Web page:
TABLE OF CONTENTS List of Tab les ... ... .... .. ............ .. ... ... . .. . .... . . .... ........ .. ....... ... ... .. . ... . .... ...... ..... ....... ........ ii Introduction ... ............. ....... ....... ... ...... ...... ................ ..... ........ ..... .......... ... .... ..... . .................... 1 Chapter One: An Overview and Demographic Analysi s of Volusi a County ........... ........... 2 Summary o f Demographic Analysis ...... ... .... . . ....... .. ....... ...... . ... ... ... .... ....... ...... ......... 3 Summary of VOTRAN On-Board Survey Resul ts ... ... ... .... ...... ........ .. ............ ....... .. . ... 3 Customer Demographics ... ....... ........ ... ..... .......... ..... .......... ... .............. ..... ....... 3 VOTRAN Customer Tra ve l Behav i or. Fare Usage. and Specia l Areas of Concern .. .. ..... .... .. .......... ... ... . .... ... ......... .... .............. ... ..... . ... .... ... ....... . 4 Customer Sat i sfact i on ........ ... ..... . .... ... ............ ........... ... ... .... . .... ... ........ ..... .... 6 Summary of VOTRAN Operator Survey ........ ...... ............. ... ......... ... .............. ... ...... ... 7 Summary of Interviews with Key Local Officials .......... ...... .... ........ ... .. ... ... .. ..... . ........ 7 Summary of Workshops ........... ...... ... ... ........ ...... . . ....... ... .... ..... . .... .... .......... ... ....... 8 Chapter Two: Goals and Objectives . ... .... .... ...... ..... ............ ... ..... . .. ........................ ... .. ....... 9 Chapter Three: Performance Evaluation of Fixed-Route Transit Service ... ........ ... ....... ..... 11 Chapter Four: Performance Evaluation of Paratransit Service ............ ... ..... ... ... ....... ... 13 Chapter Five: Demand Estimation and Needs Assessment ............. . .... ....... ...... .... .... ..... . 14 Demand Estimates . .... ......... ... ..... .... ................. .......... ..... ... .... ... ... . ............ ... ... ....... 14 Needs Assessment .......... ........ ....... ............. .... ... ...... .... . . .... .... . .. ............. . .... ... ...... 15 Fixed-Route Service ............... .... .... . . .... .... .. ... . .... .. ... .. ...... ......... ............ 15 Paratransit Service . .... .... ... . .. ........ .... ..... ... ............ .... .... ...... . ....... ..... ...... 16 Chapter Six: Transit Alternatives and Recommendations ... .... ...... .................. ... . ....... . 16 Fut ure Direction for VOTRAN ................ ................. . ....... ... .. .... . ....... ..... ....... .. ....... 1 7 Five-Year Transit Deve lo pment P l an : Findings and Recommendat io ns . ..... ... . . ...... 18 Actions to be Init i ated Within the Next Year . ............ .... ..... ........... ... ..... . ..... 18 Fixed-Route Serv i ce ... ......... ... .... .......... ..... ........................... ........ ... ... 18 Paratransit Service ......... ...... ............ ......... .............. . ........ ... ... ....... .. 20 Actions to be In i t i ated over the Next Two-to-Three Yea r s ..... ... .... ..... ............... 20 Fixed-Route Service . ...... ........... ... ............. . ... ... ..... .... .... .... ... ....... ... 20 Paratrans i t Service .......... . ... .............. ........ .... ......... ...... .... . ... . .... .... . 21 Act i ons to be Initiated over the Next Four to-F i ve Years ... ..... .... .......... .. ... ........ 2 1 Fixed-Route Service ... .... ... ..... ... ........ ....... .... ........ ..... ..... ....... ... ....... ... 21 F ive-Year T ransit Development P l an : Financia l Plan ... ....... ............ .. ......... .... ......... . 2 1 Volusia County FiveYear Trans# Development Plan-2003-2007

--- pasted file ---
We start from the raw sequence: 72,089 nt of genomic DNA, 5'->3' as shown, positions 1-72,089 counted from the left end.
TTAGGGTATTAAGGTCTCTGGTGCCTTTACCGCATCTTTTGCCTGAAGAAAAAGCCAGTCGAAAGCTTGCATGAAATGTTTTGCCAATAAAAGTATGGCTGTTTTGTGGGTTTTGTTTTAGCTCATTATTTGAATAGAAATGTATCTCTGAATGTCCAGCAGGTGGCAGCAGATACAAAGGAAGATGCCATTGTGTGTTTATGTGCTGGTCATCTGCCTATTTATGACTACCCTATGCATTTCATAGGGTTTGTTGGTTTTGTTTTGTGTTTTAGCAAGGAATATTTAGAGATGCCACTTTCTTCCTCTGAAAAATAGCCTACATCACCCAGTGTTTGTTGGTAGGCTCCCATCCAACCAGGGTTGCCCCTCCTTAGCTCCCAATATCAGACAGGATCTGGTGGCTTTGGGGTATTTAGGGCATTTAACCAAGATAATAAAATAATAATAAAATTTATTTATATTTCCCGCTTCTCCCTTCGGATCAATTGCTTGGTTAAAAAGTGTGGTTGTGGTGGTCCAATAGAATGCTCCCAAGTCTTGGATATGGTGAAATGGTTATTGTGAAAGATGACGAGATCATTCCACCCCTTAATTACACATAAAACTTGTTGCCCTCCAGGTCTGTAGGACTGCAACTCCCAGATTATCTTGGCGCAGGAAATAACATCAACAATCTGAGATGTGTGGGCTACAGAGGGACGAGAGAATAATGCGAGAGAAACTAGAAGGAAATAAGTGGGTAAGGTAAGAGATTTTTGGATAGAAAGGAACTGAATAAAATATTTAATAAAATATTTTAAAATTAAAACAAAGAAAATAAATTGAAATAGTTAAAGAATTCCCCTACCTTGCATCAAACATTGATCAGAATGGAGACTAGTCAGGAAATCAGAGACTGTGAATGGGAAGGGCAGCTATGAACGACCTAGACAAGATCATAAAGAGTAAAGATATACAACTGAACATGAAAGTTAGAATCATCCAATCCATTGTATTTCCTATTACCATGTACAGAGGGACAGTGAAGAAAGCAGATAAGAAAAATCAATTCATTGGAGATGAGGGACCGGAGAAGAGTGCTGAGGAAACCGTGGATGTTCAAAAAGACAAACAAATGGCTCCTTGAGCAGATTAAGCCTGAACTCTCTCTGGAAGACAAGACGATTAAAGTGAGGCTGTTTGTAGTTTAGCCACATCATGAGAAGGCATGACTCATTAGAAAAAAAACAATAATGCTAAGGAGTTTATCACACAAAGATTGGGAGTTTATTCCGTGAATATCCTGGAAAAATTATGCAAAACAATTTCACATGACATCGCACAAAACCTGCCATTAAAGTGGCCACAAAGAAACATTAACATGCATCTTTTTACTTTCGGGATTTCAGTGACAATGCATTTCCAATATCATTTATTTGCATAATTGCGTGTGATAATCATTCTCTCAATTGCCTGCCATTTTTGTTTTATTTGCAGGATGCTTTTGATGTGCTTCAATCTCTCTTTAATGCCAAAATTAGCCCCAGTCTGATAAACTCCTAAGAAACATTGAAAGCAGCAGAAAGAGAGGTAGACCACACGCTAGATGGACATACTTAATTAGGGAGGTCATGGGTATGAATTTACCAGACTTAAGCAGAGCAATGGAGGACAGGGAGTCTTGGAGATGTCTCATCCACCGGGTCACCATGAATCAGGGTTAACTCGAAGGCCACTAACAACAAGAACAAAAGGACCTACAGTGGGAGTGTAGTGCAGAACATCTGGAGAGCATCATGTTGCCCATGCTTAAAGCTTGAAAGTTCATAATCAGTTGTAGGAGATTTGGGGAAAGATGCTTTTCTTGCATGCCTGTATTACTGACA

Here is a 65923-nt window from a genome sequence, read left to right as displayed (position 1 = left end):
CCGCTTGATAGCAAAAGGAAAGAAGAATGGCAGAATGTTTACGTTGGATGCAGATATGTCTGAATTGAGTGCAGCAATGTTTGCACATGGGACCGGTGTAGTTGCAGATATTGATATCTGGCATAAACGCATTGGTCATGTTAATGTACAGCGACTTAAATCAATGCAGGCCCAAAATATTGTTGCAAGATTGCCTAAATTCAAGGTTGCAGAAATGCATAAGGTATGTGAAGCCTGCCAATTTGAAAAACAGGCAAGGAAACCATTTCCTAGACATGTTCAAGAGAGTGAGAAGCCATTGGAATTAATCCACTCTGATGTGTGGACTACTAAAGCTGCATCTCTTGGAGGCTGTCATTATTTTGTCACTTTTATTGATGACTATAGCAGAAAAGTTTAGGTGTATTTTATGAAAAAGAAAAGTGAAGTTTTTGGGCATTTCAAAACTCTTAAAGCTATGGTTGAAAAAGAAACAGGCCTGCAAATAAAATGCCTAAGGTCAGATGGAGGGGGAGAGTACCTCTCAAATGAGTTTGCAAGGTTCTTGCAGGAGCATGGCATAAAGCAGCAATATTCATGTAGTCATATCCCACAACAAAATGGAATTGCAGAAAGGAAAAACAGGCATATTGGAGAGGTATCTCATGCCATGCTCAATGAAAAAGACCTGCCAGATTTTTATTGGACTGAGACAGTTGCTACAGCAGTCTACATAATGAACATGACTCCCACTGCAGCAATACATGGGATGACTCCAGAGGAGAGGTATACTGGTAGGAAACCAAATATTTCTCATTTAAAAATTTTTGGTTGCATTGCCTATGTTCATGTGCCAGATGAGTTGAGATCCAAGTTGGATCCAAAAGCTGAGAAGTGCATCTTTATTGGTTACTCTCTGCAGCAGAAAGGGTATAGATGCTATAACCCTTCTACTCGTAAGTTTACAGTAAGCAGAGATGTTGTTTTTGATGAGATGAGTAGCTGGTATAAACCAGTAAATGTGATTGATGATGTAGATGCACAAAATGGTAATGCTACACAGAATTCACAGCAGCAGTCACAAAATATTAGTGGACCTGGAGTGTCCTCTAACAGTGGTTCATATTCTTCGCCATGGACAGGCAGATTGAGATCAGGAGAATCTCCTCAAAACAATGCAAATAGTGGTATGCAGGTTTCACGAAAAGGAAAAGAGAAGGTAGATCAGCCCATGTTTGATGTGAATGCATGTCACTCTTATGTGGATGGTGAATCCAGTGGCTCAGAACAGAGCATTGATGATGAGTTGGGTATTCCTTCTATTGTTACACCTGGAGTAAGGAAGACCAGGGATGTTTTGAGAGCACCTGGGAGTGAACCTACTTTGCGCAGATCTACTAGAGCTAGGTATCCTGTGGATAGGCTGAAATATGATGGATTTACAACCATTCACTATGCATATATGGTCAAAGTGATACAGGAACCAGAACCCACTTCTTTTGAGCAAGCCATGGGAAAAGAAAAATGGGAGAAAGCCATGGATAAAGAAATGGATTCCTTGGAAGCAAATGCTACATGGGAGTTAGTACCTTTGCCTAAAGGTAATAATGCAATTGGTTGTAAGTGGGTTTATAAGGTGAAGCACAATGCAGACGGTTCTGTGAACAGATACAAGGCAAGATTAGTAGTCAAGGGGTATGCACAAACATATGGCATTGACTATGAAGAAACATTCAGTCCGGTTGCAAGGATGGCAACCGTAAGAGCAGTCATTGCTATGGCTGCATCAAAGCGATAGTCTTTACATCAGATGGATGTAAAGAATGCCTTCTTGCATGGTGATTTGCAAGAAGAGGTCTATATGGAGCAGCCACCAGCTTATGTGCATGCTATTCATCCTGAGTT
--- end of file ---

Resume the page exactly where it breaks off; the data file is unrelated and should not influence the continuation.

Table ES-1 Table ES-2 Table ES-3 T able ES-4 Table ES-5 Table ES-6 Table ES-7 Table ES-8 Table ES 9 Table ES-10 Table ES -11 Tab le ES -12 Table ES-13 i i List of Tables VOTRAN Goals ............ .... .... ...... .... .. ... ... .... . ... ...... ..................... .............. . 10 VOTRAN Perfonnance Strengths a nd Weaknesses, Trend Analysis ............. .... 12 VOTRAN Perfonnance Strengths and Weaknesses, Peer Review Analysis .. .... 12 Fixed-Route Ridership Projections for VOTRAN (based on regression analysis) ... ................................................ ...... ... .... ...... ....... .... .............. ........... 14 ADA Demand Estimates ...... ........... .. ... ... .. .... .... ................. ... ...... ..... .......... .... 15 VOTRAN Five-Year Plan, 2003-2007, No Extra Service Over Present.. ....... .... 23 VOTRAN Transit Development Plan, Estimated Costs of Fund ed Recommendations . . . . . . . .. . . . . . . .. . .. . . .. . . .. .. . . . . .. . . . .. . . . .. . . . . . .. 24 VOTRAN Transit Development Plan. Estimated Costs of Unfunded Recommendations ... . .. .... . ... . . .. .. . . ... . .. . .. . . .. . . . . .. . . . .. . . . .. . . . . . . . 25 VOTRAN Transit Development Plan, Estimated Operating and Capital Costs of Funded Recommendations by Fiscal Year .................. .. ............................... 26 VOTRAN Transit Development Plan, Estimated Operating and Capital Costs of Unfunded RecOmmendations by Fiscal Year ......... .... .... .......... .... ............ .... 27 VOTRAN Transit Development Plan, Distribution of Estimated Operating Costs of Recommendations Among Potential Funding Sources by Fiscal Year ......... 28 VOTRAN Transit Development Plan, Distribu t ion of Estimated Capital Costs of Recommendations Among Potential Funding Sources by Fiscal Year. ......... 29 VOTRAN Transit Development Plan, Operating and Capital Budget Summary, Projected Expenses, Revenues. and Unfunded Needs .... .. ...... ...... .... ..... ...... .. 30 Volusia County FiveYear Transff Development Plan2003-2007